The move to value-based payments in Medicare needs refinement to recognize the value of medical technology, a key medical device industry group said.
The problem with the current system, the Advanced Medical Technology Association said in a report issued Dec. 19, is inadequate measures of quality that underpin this payment system can mean patients aren’t getting optimum care and costs may be the key driver, not patient outcomes.
“This study underscores the uneven playing field on which medical technology is judged, potentially depriving American patients of the innovative care they deserve,” Scott Whitaker, president and CEO of the group, said in an accompanying statement.
AdvaMed said quality measures are essential to VBP as the health system moves away from paying based on volume. The industry group said the lack of certain quality measures for device use and data collection can lead to overuse or underuse of devices and services, safety issues, and stifled innovation. AdvaMed said examples of what it called quality measure gaps exist for common procedures such as hip and knee implants, glucose monitoring, and remote patient monitoring.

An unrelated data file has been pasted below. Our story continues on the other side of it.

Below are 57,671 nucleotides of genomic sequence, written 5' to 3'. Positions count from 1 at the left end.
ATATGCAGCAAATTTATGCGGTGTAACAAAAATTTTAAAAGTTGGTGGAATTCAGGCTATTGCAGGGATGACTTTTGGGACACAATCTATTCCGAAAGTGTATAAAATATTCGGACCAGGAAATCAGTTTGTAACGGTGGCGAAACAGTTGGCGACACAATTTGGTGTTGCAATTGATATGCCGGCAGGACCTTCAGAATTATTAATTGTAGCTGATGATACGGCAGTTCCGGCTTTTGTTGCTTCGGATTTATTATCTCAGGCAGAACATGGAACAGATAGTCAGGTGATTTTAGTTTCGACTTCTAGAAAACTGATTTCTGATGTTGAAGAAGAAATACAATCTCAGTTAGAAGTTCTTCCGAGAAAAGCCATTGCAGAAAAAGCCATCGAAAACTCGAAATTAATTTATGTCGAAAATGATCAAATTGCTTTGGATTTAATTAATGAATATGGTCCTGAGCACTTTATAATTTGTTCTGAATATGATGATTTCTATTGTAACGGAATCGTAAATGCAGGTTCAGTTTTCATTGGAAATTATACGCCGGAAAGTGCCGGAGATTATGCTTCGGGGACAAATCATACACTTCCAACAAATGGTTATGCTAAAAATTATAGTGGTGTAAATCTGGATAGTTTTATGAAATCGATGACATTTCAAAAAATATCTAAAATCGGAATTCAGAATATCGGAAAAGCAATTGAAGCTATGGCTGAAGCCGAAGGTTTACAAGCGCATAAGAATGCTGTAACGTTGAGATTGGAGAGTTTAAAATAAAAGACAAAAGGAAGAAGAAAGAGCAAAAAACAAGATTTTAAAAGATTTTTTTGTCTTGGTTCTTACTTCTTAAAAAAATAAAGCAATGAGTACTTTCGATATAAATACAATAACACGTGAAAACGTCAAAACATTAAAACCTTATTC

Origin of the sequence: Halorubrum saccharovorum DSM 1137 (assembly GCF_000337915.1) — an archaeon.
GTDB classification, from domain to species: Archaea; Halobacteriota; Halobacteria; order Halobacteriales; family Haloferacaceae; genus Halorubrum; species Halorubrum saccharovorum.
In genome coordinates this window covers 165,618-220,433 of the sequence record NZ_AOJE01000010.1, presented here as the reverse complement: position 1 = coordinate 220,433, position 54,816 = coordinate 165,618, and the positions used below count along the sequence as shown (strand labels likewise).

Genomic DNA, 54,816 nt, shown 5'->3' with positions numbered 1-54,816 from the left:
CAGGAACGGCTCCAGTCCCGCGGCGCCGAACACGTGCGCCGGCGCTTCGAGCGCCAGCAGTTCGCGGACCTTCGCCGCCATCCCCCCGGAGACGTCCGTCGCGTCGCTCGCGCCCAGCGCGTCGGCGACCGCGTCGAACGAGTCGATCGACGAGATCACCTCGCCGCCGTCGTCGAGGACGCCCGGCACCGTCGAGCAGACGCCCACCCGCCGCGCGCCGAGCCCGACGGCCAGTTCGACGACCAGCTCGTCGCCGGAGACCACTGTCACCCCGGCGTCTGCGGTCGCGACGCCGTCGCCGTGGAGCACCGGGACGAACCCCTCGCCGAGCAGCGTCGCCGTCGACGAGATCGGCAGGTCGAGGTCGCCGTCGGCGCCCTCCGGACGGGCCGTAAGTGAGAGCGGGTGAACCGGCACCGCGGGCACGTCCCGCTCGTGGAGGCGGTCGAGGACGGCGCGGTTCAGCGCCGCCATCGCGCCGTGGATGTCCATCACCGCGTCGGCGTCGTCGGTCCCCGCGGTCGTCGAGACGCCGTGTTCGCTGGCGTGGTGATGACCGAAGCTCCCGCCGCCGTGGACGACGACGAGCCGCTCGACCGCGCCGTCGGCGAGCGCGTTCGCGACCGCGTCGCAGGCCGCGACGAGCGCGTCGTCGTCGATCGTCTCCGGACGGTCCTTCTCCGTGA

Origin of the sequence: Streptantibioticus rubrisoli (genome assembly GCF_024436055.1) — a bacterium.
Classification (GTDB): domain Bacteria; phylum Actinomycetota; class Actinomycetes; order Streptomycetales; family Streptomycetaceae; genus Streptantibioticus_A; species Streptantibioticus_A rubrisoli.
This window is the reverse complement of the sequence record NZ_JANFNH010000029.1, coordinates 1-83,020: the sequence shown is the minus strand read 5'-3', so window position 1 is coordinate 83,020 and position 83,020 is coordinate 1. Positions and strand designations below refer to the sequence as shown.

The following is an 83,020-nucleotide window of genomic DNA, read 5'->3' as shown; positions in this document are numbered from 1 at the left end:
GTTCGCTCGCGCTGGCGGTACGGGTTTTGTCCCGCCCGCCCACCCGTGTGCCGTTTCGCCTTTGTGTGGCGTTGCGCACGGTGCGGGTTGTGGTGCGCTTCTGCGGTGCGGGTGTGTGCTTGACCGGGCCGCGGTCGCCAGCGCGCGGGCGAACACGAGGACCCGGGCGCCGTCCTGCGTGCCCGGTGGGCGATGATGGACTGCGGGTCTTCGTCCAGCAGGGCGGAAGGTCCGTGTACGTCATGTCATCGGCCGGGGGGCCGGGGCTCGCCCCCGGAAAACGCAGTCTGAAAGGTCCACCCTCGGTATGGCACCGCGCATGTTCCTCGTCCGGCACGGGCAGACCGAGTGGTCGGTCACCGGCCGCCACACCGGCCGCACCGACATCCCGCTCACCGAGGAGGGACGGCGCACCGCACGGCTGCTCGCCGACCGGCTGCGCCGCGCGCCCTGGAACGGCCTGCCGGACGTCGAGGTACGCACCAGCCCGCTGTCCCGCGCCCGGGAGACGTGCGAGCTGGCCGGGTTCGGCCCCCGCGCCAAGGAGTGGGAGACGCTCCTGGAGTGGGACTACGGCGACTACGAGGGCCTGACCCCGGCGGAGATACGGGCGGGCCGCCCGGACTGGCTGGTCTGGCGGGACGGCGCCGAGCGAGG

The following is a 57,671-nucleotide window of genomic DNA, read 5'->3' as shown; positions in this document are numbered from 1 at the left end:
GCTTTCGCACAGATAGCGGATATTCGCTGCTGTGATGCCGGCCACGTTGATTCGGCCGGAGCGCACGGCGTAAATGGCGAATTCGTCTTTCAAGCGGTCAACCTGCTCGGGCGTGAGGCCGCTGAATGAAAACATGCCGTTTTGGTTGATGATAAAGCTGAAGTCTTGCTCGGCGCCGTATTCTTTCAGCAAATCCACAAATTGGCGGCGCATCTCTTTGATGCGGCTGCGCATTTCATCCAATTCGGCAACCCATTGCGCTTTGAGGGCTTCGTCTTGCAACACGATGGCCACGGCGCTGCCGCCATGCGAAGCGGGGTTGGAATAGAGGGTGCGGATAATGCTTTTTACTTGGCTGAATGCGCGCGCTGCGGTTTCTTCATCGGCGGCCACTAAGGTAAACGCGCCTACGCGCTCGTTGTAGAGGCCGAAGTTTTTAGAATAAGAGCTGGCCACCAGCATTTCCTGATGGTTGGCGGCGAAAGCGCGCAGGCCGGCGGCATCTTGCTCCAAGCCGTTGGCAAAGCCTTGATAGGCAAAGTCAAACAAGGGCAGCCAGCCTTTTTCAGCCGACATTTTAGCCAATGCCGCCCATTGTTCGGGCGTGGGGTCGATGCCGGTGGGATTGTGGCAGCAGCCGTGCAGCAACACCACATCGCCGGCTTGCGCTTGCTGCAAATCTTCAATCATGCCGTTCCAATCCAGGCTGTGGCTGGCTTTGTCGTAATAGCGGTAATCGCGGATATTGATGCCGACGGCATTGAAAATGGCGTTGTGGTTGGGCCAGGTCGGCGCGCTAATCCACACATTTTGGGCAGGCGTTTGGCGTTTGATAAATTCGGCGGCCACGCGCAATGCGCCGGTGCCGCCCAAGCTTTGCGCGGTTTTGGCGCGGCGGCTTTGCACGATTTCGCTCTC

The industry group wants the Centers for Medicare & Medicaid Services to add quality measures that reflect the value of medical technology in what it called “payer-developed core measure sets,” referring to health insurers. Other parts of the health-care industry should work with device makers to find and close existing gaps, AdvaMed said.
Don May, executive vice president at the device trade group, which represents 80 percent of medical technology companies in the U.S., told me the gaps exist because quality measure developers haven’t looked at the “device angle.”
Thomas Beimers, a health-care attorney at Hogan Lovells’s Minneapolis office, told me that payers, like insurance companies and the CMS, are driving value-based payments and everyone in the health-care industry is starting to get on board, including device makers.
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